We know that a compiler can be written in its own language using a trick known as bootstrapping. My question is whether this trick can be applied to interpreters as well?
In theory the answer is certainly yes, but there is one worry that the interpretation of source code will become more and more inefficient as we go through the iterations. Would that be a serious problem?
I'm bootstrapping a very dynamical system where the programs will be constantly changing, so it rules out a compiler.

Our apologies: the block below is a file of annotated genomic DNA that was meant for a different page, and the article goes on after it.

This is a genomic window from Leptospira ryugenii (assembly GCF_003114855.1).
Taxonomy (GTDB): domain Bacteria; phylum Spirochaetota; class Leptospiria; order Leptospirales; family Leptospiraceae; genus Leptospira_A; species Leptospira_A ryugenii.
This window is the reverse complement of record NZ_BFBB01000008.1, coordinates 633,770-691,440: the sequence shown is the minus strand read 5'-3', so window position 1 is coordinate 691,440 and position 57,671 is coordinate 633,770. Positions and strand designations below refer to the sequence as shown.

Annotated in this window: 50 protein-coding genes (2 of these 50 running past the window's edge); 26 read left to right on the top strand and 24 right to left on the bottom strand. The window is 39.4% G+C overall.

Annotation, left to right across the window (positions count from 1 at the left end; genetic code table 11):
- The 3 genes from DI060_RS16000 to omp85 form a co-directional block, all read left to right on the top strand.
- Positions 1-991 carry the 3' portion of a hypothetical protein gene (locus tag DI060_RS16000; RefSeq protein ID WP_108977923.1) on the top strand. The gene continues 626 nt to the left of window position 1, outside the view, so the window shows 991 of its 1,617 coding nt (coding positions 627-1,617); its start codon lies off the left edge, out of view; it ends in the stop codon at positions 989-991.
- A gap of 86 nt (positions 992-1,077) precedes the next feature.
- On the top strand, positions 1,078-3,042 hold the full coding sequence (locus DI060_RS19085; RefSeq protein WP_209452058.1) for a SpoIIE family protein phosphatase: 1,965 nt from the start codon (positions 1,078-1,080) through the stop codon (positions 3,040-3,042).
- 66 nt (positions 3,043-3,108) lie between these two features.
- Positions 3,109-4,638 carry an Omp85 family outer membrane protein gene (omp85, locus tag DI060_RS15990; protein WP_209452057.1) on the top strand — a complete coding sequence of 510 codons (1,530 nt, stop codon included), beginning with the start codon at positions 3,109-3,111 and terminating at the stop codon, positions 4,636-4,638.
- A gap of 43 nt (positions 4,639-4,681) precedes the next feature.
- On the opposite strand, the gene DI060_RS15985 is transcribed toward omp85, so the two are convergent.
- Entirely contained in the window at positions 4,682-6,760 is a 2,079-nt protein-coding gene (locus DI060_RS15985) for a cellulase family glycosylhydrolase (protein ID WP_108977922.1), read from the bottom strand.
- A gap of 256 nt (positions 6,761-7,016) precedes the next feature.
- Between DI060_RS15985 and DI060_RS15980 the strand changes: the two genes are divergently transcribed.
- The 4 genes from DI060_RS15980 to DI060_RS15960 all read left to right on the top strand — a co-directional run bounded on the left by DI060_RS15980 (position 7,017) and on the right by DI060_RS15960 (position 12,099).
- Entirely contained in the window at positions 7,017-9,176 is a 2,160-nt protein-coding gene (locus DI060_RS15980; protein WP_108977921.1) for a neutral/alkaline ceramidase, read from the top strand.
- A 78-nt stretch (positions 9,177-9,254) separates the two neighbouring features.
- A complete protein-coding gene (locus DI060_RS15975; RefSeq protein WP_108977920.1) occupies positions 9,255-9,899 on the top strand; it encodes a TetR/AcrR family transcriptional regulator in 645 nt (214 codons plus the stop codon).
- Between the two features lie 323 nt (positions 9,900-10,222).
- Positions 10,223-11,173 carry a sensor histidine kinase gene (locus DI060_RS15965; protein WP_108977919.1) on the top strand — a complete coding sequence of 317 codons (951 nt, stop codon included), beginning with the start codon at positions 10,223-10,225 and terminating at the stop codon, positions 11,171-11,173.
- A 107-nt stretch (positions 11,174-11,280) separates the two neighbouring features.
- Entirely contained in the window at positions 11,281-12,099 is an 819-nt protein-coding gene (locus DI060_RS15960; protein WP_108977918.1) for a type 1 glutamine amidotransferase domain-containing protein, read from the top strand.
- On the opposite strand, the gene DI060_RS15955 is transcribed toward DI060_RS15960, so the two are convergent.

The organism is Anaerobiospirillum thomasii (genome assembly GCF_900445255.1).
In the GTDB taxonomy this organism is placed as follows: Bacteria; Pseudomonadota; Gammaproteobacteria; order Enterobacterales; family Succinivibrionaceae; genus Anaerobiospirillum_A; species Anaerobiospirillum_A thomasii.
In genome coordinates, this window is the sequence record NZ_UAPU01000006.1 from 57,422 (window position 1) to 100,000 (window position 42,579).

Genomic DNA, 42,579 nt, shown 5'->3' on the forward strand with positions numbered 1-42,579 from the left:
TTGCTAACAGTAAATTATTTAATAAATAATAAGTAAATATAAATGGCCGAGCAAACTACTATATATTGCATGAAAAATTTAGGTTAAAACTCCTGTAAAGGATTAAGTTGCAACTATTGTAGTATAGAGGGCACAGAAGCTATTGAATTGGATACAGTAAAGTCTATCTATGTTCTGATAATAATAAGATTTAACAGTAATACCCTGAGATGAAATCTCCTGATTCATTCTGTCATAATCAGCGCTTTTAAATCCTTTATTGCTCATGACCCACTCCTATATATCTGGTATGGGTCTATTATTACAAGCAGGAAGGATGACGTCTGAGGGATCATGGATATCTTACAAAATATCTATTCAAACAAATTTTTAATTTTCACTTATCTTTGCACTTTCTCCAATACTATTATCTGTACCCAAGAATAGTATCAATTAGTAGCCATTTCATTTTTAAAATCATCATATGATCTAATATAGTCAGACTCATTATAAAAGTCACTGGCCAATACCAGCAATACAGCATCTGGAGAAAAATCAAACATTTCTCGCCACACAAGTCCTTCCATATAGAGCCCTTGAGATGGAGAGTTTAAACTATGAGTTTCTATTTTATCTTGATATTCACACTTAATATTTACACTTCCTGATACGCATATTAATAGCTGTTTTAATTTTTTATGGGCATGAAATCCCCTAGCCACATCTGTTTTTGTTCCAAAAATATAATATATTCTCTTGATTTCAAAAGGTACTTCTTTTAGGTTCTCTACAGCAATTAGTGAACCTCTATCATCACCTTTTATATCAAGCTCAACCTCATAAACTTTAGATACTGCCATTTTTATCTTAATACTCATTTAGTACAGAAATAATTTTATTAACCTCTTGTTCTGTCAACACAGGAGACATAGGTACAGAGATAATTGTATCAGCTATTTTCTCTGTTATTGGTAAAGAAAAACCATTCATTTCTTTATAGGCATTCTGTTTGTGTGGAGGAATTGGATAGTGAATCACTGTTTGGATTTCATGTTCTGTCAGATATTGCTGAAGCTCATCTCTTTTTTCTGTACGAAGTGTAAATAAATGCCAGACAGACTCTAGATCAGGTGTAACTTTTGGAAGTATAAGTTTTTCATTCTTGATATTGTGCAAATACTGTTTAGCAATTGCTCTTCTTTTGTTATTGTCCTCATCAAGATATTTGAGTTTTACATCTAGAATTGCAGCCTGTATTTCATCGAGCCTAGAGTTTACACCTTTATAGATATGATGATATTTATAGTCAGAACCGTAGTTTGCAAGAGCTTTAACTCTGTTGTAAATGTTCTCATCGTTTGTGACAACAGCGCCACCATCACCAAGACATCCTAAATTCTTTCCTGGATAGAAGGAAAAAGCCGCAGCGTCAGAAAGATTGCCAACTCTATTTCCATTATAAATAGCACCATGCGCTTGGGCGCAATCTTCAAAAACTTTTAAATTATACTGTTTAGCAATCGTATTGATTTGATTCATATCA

Let me spell it out this way:
Let the i's be interpreters.
Let the L's be programming languages.
- We can write i1 in machine code (lowest level), to interpret L1.
- We then write i2 in L1, interpreting L2 -- a new language.
- We then write i3 in L2, interpreting L3 -- another new language.
- and so on...
We don't need any compiler above, just interpreters. Right?
It could be inefficient. That is my question, and how to overcome it if it is indeed inefficient.